Many times when traveling, we tend to think about what we’ve already packed and planned to see when we get there, but we don’t always consider what the experience of meeting the locals will be like, and what new sites and experiences that they can potentially direct us to. It’s for that reason that I make the suggestion of leaving some time in your schedule to improvise for places and activities that you weren’t previously prepared for. For example, there might be a rock concert coming up at the local arena and some of your new friends and acquaintances may be gung-ho about going to jam out with a great band, one that you might already be a fan of or maybe soon to be once you’ve been through the experience of their live event right there in the city to which you’ve traveled and already met lots of new experiences.
Mixing with the locals is also a really great way to practice your language skills, and they might even be trying to get a better grasp of English. They can provide you with better directions around the city and provide great recommendations on restaurants, bars, nightclubs, etc., so your time be invested in getting the best experience of life in a far away place and how things are done in a foreign culture. They can also provide information on some of the other great sights in the city as well as the times to go there to avoid the long tourist lines and how to secure the best ticket price and opportunity.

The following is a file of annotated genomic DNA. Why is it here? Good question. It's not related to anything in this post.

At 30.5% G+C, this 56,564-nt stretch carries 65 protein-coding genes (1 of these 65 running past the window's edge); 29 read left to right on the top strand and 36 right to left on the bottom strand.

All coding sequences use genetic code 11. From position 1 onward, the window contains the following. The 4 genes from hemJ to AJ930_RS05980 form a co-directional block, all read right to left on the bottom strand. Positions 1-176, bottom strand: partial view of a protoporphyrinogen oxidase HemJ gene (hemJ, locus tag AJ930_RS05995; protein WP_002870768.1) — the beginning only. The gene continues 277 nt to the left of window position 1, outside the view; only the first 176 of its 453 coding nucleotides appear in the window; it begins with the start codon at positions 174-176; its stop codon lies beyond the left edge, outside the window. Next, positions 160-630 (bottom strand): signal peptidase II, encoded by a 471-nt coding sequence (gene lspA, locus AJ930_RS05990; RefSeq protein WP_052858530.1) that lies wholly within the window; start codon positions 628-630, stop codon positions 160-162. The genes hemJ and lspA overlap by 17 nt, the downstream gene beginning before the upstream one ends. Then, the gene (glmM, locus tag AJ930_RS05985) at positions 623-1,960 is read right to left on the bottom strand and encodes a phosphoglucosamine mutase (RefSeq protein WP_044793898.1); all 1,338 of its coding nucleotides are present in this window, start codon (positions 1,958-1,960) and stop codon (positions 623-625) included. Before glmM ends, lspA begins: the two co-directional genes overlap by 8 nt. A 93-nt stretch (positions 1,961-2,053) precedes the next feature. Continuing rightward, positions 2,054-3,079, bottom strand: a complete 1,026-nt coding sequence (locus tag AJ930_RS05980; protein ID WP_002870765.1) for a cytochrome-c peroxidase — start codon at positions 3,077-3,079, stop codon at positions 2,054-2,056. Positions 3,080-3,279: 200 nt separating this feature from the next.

In this way, you can broaden your experience abroad with more than simply a few museum tours and get to see what life is really like abroad. Additionally, in many cities abroad, it’s possible to meet people from all over the world, and in addition to providing great intel on where to go and what see, they are usually ready and willing to share their travel experiences along with what has worked and what hasn’t. They’ll usually provide information about their home country or city and how they got their start and give you the story on how they’ve made it happen which can help broaden your perspectives about the world to an even greater extent that the place to which you’ve traveled on your study abroad. Buildings and monuments are interesting and informative, but when it comes to really developing a global travel perspective, its the people and experiences that you encounter and interact with that will shape your perspective the most.